пятница, 14 сентября 2012 г.


Byline: Alex Roth Daily News Staff Writer

In the hours after his home birth, Willem and Barbara Kernkamp's baby boy turned an alarming shade of blue, so the Burbank couple contacted their private doctor and rushed to the nearest hospital.

But when their pediatrician arrived at Providence Saint Joseph Medical Center, she was barred from the neonatal intensive care unit. Instead, the baby was handed to a doctor the couple had never met. The reason: The hospital gave exclusive rights over the neonatal unit to three pediatricians.

``It was strange,'' said Willem Kernkamp, 39, whose baby turned out not to be seriously ill. ``We came in there with our own doctor and then magically she was gone.''

On Tuesday, in a case that has captured the interest of the state's most prominent medical organizations, the private Burbank hospital agreed to change its policy of exclusivity, a Department of Health Services spokesman said.

The controversy highlights a pressing medical issue: Whether exclusive contracts are an economic necessity of modern-day health care or a violation of the right to choose one's own doctor.

Michael Madden, Providence's chief executive officer, said the settlement with the state is a solution ``that we can work with,'' but he declined to provide details.

State regulators say no hospital that accepts Medi-Cal patients can legally enter exclusive contracts, except in very limited specialties, such as radiology and anesthesiology.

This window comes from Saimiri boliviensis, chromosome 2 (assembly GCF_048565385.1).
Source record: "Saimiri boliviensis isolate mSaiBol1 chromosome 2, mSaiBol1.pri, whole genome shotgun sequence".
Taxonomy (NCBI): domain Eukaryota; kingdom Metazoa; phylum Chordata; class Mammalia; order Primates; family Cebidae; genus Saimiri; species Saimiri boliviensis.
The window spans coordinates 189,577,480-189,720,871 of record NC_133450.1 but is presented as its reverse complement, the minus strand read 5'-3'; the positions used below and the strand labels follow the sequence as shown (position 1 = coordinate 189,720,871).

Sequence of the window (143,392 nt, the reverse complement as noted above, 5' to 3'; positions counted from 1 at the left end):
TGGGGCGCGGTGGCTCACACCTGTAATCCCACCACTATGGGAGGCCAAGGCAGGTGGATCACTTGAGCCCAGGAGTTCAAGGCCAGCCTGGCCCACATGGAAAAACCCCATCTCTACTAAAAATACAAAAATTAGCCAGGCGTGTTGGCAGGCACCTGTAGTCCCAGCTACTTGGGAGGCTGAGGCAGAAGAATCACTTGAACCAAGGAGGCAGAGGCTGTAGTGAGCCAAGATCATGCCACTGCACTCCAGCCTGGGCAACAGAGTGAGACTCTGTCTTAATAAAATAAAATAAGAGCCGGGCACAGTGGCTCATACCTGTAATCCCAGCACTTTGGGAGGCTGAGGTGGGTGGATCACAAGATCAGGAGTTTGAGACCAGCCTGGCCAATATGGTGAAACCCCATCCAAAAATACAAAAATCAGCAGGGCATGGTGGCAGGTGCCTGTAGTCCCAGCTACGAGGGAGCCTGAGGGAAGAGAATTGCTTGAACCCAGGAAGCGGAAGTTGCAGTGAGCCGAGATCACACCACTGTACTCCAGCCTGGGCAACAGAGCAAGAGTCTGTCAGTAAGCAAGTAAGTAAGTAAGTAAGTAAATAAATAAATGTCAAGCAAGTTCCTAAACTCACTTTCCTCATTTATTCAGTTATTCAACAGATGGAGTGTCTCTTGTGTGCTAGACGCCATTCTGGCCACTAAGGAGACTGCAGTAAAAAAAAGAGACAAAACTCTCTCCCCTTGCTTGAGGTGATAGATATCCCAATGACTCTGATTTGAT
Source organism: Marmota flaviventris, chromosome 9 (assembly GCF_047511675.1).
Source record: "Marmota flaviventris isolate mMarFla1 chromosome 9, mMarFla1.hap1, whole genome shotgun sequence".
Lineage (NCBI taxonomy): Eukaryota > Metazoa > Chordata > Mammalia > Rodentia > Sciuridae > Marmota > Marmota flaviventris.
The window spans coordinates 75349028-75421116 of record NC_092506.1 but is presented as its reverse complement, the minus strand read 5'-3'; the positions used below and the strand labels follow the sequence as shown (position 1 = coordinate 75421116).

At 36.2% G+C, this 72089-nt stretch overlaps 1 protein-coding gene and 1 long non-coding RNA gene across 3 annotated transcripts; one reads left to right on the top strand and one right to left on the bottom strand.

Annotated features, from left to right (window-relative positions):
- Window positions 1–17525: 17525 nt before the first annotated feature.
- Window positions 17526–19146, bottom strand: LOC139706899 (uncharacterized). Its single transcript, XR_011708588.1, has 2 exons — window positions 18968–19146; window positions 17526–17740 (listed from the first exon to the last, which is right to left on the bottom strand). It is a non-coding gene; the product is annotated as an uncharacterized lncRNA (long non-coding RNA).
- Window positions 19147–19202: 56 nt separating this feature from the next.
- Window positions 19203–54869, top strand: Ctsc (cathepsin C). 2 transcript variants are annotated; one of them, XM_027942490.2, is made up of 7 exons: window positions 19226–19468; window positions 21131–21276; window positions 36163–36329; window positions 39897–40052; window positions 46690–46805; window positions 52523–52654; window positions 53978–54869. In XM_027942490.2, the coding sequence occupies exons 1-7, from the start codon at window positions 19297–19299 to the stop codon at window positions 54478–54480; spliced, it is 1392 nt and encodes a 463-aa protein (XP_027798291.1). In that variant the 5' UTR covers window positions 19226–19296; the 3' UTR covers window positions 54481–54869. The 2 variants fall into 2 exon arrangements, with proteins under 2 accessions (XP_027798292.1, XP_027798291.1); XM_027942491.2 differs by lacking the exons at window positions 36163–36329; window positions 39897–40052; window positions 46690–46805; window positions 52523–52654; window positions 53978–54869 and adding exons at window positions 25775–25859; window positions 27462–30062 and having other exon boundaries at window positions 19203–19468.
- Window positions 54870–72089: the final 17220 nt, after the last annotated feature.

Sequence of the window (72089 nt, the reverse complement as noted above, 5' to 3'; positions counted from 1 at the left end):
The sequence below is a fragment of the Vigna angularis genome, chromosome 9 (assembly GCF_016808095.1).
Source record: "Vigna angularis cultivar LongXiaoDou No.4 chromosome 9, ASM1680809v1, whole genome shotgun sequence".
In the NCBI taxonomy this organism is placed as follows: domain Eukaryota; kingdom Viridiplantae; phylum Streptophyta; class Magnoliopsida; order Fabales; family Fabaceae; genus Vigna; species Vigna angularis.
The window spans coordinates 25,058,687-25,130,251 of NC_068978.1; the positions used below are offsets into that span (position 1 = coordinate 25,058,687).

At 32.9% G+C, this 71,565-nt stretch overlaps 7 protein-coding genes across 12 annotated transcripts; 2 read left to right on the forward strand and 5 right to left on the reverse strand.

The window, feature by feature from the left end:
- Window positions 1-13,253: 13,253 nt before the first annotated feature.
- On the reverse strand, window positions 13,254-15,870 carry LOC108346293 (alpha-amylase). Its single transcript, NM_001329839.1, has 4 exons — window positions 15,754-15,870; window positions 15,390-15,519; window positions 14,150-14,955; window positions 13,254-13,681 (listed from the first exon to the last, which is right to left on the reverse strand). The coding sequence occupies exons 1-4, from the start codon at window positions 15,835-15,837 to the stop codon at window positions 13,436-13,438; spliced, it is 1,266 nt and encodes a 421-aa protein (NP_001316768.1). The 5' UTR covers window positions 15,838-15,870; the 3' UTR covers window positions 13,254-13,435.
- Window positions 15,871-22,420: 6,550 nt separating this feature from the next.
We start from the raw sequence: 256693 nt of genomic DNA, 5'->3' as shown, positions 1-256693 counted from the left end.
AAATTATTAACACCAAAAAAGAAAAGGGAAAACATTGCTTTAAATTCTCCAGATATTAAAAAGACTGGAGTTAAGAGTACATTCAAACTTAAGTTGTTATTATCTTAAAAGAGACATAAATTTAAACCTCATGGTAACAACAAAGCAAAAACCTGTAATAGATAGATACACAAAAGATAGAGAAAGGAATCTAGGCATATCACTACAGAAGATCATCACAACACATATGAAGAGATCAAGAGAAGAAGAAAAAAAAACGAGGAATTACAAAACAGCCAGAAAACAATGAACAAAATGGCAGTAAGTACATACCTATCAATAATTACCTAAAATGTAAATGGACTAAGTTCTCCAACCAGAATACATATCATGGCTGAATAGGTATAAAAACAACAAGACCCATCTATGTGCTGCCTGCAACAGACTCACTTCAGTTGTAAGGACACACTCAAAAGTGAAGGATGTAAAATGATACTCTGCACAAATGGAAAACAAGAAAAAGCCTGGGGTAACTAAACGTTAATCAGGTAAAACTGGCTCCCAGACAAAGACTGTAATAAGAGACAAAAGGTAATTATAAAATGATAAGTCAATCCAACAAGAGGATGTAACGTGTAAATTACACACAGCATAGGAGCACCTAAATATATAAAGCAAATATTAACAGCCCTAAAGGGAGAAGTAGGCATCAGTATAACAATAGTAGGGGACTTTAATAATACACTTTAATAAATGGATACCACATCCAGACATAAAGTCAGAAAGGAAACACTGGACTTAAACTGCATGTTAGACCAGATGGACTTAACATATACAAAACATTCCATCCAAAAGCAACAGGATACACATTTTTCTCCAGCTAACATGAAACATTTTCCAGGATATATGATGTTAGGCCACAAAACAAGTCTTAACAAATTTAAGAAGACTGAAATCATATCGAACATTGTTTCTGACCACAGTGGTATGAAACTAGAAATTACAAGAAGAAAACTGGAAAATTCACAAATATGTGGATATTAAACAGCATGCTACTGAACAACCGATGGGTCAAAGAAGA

Critics say exclusive contracts promote an assembly-line approach to health care.

But some hospital operators and powerful allies want such contracts, saying they can guarantee round-the-clock care, a high quality of service and hospitals' survival in an increasingly difficult market.

What's more, they say, the contracts are widespread among the 271 hospitals in California that receive Medi-Cal reimbursements. If regulators targeted every illegal contract, ``the system would be in disarray,'' said Dr. Bruce Spurlock, executive vice president of the California Health Care Association, a hospital trade group.

Spurlock said the association wants the state to change a 1982 law that restricts such contracts for hospitals that get Medi-Cal money. The law is ``not applicable in 1998,'' he said. In the modern world of specialized medicine, exclusive contracts guarantee consistent care at high volume, he said.

The state Department of Health Services began investigating the nonprofit Providence Saint Joseph Medical Center in March after receiving a complaint from Dr. Pejman Salimpour, clinical chief of pediatrics at Cedars-Sinai Medical Center. He also is on staff at Providence.

Salimpour said the hospital has refused on ``dozens of occasions'' to let him or other qualified doctors in his medical group use the neonatal intensive care unit even though they have privileges to practice at Providence. The hospital's policy applies to all neonatal intensive care cases, even if the babies aren't Medi-Cal recipients.

``To not allow parents to make the right choice for their babies is wrong, immoral, illegal and disrespectful,'' Salimpour said.

On Tuesday, after hospital officials and state regulators met in Sacramento, hospital officials agreed to change the policy to comply with the law, Department of Health Services spokesman Ken August said.

Although state law prohibits exclusive contracts only at hospitals that receive Medi-Cal funding, they have become a source of controversy among medical staffs.

Last year, the California Medical Association sponsored a bill that would have required a hospital to give ``great weight'' to the opinion of its own medical staff before entering an exclusive contract. The Legislature approved the measure but Gov. Pete Wilson vetoed it.